A Native New Yorker, Sarah Forbes has worked with the Museum of Sex since 2004, and has served as the museum's sole curator since May of 2006. During her tenure at the Museum of Sex she has curated over eleven exhibitions, covering a variety of disciplines such as science, health, art, design, media, and technology. The New York Times described her most recent curatorial work with the exhibition Rubbers: the Life History and Struggle of the Condom, as "fascinating" and "extraordinary ... creat[ing] a modest exhibition that elevates the status of the condom." Rubber is currently on exhibition until December 5, 2010.

Aside from the New York Times, Sarah has been featured in a wide range of publications such as the New York Post, El Diario, Time Out New York, Art Daily, I-D, Print, Radar, Nylon, Sculpture, Associated Press, Wired, Reuters and New Scientist. She has also appeared on CBS, NBC, Bravo's Ironic Iconic America, Mike and Juliet, Montel, VH1 Brazil, Playboy Radio, Resto del Mundo and the documentaries Indie Sex, featured on IFC, as well as the new release Behind the Burly Q directed by Leslie Zemeckis. In addition to media attention, she speaks regularly at both academic conferences and universities. Sarah recently co-authored the article "Revealing Moments: Representations of Disability and Sexuality" based off of her curatorial work with the 2007 exhibition Intimate Encounters: Disability and Sexuality. The article was published in the 2010 Museum Studies textbook, Re-Presenting Disability: Activism and Agency in the Museum.

Sarah received an MA in Anthropology from the New School University and a BA in Anthropology from Connecticut College. Her research has primarily focused on gender issues in Latin America, primarily in Mexico and Venezuela.

Every month, Visual AIDS invites guest curators, drawn from both the arts and AIDS communities, to select several works from the Frank Moore Archive Project.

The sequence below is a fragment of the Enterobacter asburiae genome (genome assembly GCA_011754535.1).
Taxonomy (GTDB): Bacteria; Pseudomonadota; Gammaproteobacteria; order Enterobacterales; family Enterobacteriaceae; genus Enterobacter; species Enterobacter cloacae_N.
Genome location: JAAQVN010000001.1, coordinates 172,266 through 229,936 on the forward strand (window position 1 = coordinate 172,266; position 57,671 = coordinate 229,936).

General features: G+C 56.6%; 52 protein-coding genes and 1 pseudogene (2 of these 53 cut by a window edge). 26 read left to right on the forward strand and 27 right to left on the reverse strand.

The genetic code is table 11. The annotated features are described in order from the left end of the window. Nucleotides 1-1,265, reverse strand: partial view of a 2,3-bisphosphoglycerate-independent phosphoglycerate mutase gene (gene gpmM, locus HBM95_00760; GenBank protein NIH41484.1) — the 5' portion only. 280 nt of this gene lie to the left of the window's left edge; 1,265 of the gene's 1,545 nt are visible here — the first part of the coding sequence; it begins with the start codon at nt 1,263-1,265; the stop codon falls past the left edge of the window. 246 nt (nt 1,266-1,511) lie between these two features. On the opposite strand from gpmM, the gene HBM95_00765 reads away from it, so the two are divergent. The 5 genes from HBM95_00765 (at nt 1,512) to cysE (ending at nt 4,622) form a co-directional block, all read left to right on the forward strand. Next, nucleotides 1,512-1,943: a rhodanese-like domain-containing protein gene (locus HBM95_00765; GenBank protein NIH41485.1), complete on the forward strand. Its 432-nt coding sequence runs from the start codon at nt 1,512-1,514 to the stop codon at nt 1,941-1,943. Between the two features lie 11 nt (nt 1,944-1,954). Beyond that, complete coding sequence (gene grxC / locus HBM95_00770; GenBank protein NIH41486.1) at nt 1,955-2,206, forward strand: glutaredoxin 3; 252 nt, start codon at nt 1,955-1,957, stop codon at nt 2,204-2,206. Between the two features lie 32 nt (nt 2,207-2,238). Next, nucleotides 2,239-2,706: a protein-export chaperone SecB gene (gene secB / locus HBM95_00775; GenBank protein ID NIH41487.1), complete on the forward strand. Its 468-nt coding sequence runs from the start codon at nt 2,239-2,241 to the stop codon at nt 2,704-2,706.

Founded in 1988 by arts professionals as a response to the effects of AIDS on the arts community and as a way of organizing artists, arts institutions, and arts audiences towards direct action, Visual AIDS has evolved into an arts organization with a two-pronged mission: 1) Through the Frank Moore Archive Project, the largest slide library of work by artists living with HIV and the estates of artists who have died of AIDS, Visual AIDS historicizes the contributions of visual artists with HIV while supporting their ability to continue making art and furthering their professional careers, 2) In collaboration with museums, galleries, artists, schools, and AIDS service organizations, Visual AIDS produces exhibitions, publications, and events utilizing visual art to spread the message “AIDS IS NOT OVER.”

The Body is now the most frequently visited HIV/AIDS-related site on the Web, according to the Medical Library Association and also the most frequently visited disease-specific site on the Web, according to Hot 100. The Body contains a rich collection of information on topics ranging from HIV prevention, state-of-the-art treatment issues, humor and art. An invaluable resource, The Body is used by clinicians, patients and the general public. Part of The Body's mission is to enable artistic expression to reach the Web, and to join art with other resources needed to help the public comprehend the enormity and devastation of the AIDS pandemic and to experience its human and spiritual dimensions.

Visual AIDS 
526 W. 26th St. # 510, New York, NY 10001
Phone: 212.627.9855  Fax: 212.627.9815

Visual AIDS Gallery